Measuring Slavery and our “Ending Slavery” Open Online Course

By Professor Kevin Bales, University of Nottingham

How many people around the world do you think are victims of slavery today? Modern slavery is a hidden crime that is especially hard to measure. That’s why a group of researchers came together to develop the Global Slavery Index, which measures slavery as accurately as possible. The 2016 Global Slavery Index estimates there are 45.8m people worldwide in slavery today. That is more than the entire population of Canada, Poland, Uganda or Malaysia.

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One of a group of young women trafficked into a sweatshop who were forced to worked 20 hours a day with no pay and very little food. After escaping and being taken in by a shelter in Bangkok, she eventually felt able to tell her story resulting in a police raid that freed 38 other women. Kay Chernush for the U.S. State Department

Counting a crime

Like victims of sexual assault, victims of slavery feel stigma and shame, in part because sexual assault is very common in slavery cases. As a result, they are unlikely to report it to the authorities so the crime goes unrecorded. But slavery also defies measurement for a unique reason.

Normally, to determine the level of any specific crime in developed countries, the results of a national sample crime survey are compared to the official arrest and conviction rate. When being counted, all crimes are treated as “events”, also known as short single episodes.

But slavery is a crime which starts, and then continues for an indeterminate time – for days, months, or even years. This unique fact about slavery crime means it can rarely be measured using national crime surveys, as the victim is hidden away, enslaved, and not available to answer questions.

Understanding slavery

In an attempt to measure the incidence of slavery with greater accuracy, the Global Slavery Index casts the net wide. Instead of just individuals, it surveys households and families to see if anyone knows someone who has experienced slavery.

These surveys provide an estimate of the proportion of the population who are enslaved, and include cases that happened in other countries. For example, respondents in national surveys in Nepal identified significant numbers of family members enslaved in Qatar and other Gulf States.

The household surveys work well in countries in the developing world, but in North America and Europe more active law enforcement means criminals work hard to keep their slaves hidden. Fortunately, a statistical technique called multiple systems estimation (MSE) can provide reliable estimates of these hidden populations.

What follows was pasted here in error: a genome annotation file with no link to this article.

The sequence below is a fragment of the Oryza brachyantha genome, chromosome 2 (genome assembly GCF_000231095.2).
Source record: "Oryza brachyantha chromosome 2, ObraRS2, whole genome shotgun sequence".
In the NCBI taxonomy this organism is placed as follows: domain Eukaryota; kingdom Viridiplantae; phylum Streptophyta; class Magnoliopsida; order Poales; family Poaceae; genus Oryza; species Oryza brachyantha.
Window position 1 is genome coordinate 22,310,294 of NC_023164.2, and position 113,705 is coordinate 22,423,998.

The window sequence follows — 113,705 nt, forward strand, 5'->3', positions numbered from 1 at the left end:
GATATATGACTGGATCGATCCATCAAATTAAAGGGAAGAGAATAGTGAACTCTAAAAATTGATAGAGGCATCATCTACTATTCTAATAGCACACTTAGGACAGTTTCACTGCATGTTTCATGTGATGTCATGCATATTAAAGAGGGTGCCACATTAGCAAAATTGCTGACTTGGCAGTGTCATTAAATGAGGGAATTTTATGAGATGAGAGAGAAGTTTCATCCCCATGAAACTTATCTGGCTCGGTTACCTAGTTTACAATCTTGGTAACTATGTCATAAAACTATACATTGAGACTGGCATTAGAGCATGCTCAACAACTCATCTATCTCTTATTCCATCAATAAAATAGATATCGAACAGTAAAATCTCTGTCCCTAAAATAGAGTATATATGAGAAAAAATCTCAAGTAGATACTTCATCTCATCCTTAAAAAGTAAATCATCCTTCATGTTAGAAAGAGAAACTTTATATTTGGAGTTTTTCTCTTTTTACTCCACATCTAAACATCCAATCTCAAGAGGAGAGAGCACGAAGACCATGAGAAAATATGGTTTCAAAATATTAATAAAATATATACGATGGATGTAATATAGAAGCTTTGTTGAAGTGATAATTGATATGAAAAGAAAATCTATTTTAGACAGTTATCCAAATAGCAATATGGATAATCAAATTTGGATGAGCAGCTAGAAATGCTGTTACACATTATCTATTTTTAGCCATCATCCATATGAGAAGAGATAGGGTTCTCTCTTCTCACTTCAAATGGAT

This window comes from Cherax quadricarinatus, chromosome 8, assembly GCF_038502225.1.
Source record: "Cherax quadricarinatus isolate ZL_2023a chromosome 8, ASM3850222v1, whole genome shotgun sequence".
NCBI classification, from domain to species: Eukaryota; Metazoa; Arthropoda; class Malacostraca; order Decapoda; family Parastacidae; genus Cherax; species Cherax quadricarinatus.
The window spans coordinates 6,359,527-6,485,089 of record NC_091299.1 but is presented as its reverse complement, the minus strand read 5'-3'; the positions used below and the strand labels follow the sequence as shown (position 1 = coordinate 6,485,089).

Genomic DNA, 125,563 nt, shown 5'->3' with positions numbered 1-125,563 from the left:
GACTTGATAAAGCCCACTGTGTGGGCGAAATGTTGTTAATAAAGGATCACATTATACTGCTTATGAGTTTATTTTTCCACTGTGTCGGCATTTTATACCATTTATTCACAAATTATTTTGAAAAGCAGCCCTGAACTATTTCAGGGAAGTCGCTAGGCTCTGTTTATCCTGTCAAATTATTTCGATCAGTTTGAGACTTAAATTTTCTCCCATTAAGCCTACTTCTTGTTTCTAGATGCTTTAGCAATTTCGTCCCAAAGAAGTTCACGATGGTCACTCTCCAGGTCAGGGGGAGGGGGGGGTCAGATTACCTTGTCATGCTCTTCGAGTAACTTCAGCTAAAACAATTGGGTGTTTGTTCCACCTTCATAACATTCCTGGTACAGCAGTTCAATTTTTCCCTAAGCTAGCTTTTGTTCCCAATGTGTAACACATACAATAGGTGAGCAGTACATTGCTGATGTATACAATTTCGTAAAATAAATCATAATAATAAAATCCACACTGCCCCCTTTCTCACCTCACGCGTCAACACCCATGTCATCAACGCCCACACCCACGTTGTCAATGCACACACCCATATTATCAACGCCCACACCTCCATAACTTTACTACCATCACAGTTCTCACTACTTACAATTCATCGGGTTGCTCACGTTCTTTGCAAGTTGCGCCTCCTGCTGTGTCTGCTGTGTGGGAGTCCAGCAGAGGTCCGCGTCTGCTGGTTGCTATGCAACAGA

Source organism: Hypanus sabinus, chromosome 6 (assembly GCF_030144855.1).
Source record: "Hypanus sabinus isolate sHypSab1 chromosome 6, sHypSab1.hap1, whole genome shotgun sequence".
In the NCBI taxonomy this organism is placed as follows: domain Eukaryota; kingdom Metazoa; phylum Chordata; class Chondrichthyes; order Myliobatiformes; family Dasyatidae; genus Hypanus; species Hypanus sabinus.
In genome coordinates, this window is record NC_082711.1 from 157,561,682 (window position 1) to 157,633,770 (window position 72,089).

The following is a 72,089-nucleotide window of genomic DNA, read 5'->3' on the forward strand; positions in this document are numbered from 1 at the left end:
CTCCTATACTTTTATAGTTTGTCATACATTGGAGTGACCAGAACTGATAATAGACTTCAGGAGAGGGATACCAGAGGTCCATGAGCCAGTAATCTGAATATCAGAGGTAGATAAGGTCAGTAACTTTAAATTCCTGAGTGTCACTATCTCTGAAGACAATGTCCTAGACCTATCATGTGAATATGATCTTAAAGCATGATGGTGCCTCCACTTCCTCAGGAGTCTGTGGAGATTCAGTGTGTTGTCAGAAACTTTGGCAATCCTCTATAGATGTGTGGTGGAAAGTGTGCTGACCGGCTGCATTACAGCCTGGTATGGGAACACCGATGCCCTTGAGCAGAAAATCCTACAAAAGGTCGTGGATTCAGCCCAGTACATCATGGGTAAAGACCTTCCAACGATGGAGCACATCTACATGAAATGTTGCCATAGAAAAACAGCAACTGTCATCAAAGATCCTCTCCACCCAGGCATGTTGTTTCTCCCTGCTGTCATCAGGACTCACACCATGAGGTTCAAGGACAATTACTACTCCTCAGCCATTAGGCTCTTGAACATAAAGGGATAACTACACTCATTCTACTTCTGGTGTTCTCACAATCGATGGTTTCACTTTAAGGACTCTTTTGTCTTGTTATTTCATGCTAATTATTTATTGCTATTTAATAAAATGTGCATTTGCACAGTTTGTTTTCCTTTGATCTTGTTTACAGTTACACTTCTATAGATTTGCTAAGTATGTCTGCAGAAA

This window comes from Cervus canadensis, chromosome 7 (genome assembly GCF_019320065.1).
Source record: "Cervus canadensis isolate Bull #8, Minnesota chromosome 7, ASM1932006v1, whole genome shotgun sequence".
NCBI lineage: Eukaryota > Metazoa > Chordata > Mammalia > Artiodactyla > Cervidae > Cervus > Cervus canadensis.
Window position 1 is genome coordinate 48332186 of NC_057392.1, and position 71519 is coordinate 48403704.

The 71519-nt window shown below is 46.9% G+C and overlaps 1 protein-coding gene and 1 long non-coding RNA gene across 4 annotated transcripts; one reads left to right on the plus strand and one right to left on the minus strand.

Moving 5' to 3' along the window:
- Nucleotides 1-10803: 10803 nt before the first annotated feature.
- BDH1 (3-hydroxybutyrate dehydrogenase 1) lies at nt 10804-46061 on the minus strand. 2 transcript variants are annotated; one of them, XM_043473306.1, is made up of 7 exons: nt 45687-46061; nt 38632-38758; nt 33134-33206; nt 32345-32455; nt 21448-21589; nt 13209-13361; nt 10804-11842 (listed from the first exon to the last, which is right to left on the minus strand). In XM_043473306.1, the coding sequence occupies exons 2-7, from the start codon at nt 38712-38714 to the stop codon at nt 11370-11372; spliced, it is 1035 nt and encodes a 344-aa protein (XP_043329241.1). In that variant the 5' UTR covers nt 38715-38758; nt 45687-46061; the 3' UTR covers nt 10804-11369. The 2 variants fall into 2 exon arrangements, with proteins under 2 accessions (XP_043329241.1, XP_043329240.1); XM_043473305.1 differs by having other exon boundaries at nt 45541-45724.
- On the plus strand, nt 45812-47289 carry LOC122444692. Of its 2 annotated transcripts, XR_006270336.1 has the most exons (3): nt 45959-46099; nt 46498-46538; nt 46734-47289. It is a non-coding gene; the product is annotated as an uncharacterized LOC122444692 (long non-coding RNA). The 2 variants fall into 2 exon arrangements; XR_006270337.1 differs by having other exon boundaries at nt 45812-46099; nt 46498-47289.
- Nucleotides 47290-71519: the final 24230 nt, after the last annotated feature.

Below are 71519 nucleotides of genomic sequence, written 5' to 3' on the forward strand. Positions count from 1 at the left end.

First used to estimate the number of fish in a Swedish fjord, MSE has been regularly used to determine the number of civilian deaths in ongoing conflicts. It works by comparing lists of casualties from hospitals, police and families, to determine an estimate of the total killed. When applied to slavery, it creates an estimate by comparing the lists of victims known to different agencies, such as the police, non-governmental organisations (NGOs), and social service providers.

The UK was the first country to use this technique to estimate slavery, in late 2014, and immediately revised its official figures upwards from the 2,744 cases that were known to exist to an estimated 10,000 to 13,000 slaves. That remains the estimated figure today, and was quoted by the Prime Minister of the UK in her announcement of a new taskforce and fund to tackle modern slavery. It is a figure I developed with the Chief Scientific Advisor to the Home Office, Bernard Silverman.

As the modern antislavery movement pushes forward, these new breakthrough methods mean there is a yardstick to gauge the progress of liberation. This is important because you can’t solve a problem you can’t understand. Having a metric is crucial if we are to take effective action.

Knowing the geographical spread of slavery also brings with it knowledge of which products and commodities might be tainted by bondage – for example, the minerals in our phones and laptops may well have been extracted from the ground by slaves. And as the estimates become more precise, governments, NGOs, and international bodies can mark their progress, allowing us to trace the best roads to freedom.

At the University of Nottingham, we are looking at how to end slavery worldwide in our online course, Ending Slavery (starting 17 October). The course is part of our AHRC grant project, The Antislavery Usable Past. On it you’ll learn from experts at the cutting edge of contemporary slavery research, investigating the complex systems that sustain slavery today. Together we will figure out what individuals, communities, governments, companies and the international community should do next.

Join Ending Slavery and find out how you can make a difference to this major human rights issue.

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